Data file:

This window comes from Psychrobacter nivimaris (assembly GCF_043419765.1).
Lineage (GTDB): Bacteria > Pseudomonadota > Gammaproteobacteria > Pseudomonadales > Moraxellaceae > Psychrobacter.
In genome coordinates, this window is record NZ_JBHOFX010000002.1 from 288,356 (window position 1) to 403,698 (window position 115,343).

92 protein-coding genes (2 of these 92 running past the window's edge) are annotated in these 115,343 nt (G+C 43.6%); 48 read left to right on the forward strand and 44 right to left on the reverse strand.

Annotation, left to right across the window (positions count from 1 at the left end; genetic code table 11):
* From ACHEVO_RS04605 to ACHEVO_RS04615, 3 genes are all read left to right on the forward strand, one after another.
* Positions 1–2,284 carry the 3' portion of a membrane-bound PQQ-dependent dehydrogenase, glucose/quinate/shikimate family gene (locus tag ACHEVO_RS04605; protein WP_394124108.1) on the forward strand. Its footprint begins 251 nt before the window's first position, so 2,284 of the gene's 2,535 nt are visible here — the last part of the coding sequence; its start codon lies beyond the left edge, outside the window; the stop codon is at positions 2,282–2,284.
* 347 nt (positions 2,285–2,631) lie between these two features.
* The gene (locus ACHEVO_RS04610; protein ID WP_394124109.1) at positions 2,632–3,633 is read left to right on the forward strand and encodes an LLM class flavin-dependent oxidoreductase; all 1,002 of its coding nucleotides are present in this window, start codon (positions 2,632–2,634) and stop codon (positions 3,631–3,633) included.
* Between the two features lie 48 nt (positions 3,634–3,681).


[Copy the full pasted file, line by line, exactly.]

This window comes from Psychrobacter nivimaris (assembly GCF_043419765.1).
Lineage (GTDB): Bacteria > Pseudomonadota > Gammaproteobacteria > Pseudomonadales > Moraxellaceae > Psychrobacter.
In genome coordinates, this window is record NZ_JBHOFX010000002.1 from 288,356 (window position 1) to 403,698 (window position 115,343).

92 protein-coding genes (2 of these 92 running past the window's edge) are annotated in these 115,343 nt (G+C 43.6%); 48 read left to right on the forward strand and 44 right to left on the reverse strand.

Annotation, left to right across the window (positions count from 1 at the left end; genetic code table 11):
* From ACHEVO_RS04605 to ACHEVO_RS04615, 3 genes are all read left to right on the forward strand, one after another.
* Positions 1–2,284 carry the 3' portion of a membrane-bound PQQ-dependent dehydrogenase, glucose/quinate/shikimate family gene (locus tag ACHEVO_RS04605; protein WP_394124108.1) on the forward strand. Its footprint begins 251 nt before the window's first position, so 2,284 of the gene's 2,535 nt are visible here — the last part of the coding sequence; its start codon lies beyond the left edge, outside the window; the stop codon is at positions 2,282–2,284.
* 347 nt (positions 2,285–2,631) lie between these two features.
* The gene (locus ACHEVO_RS04610; protein ID WP_394124109.1) at positions 2,632–3,633 is read left to right on the forward strand and encodes an LLM class flavin-dependent oxidoreductase; all 1,002 of its coding nucleotides are present in this window, start codon (positions 2,632–2,634) and stop codon (positions 3,631–3,633) included.
* Between the two features lie 48 nt (positions 3,634–3,681).